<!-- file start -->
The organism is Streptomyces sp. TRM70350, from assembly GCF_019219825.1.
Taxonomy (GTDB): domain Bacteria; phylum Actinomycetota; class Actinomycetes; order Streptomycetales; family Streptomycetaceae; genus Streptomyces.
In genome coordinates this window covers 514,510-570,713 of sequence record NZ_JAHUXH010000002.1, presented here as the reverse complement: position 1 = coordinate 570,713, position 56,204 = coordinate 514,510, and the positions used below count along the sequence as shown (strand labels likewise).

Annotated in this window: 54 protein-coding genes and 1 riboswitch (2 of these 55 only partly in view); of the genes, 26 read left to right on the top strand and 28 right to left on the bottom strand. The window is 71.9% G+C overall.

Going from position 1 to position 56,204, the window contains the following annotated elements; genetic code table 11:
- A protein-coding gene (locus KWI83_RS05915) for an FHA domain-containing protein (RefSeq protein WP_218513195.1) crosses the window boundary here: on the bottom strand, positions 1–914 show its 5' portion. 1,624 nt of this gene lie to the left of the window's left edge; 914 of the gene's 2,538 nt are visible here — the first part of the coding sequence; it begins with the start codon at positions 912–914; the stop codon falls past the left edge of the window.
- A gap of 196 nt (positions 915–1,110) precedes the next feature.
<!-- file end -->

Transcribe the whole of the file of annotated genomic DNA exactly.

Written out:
The organism is Streptomyces sp. TRM70350, from assembly GCF_019219825.1.
Taxonomy (GTDB): domain Bacteria; phylum Actinomycetota; class Actinomycetes; order Streptomycetales; family Streptomycetaceae; genus Streptomyces.
In genome coordinates this window covers 514,510-570,713 of sequence record NZ_JAHUXH010000002.1, presented here as the reverse complement: position 1 = coordinate 570,713, position 56,204 = coordinate 514,510, and the positions used below count along the sequence as shown (strand labels likewise).

Annotated in this window: 54 protein-coding genes and 1 riboswitch (2 of these 55 only partly in view); of the genes, 26 read left to right on the top strand and 28 right to left on the bottom strand. The window is 71.9% G+C overall.

Going from position 1 to position 56,204, the window contains the following annotated elements; genetic code table 11:
- A protein-coding gene (locus KWI83_RS05915) for an FHA domain-containing protein (RefSeq protein WP_218513195.1) crosses the window boundary here: on the bottom strand, positions 1–914 show its 5' portion. 1,624 nt of this gene lie to the left of the window's left edge; 914 of the gene's 2,538 nt are visible here — the first part of the coding sequence; it begins with the start codon at positions 912–914; the stop codon falls past the left edge of the window.
- A gap of 196 nt (positions 915–1,110) precedes the next feature.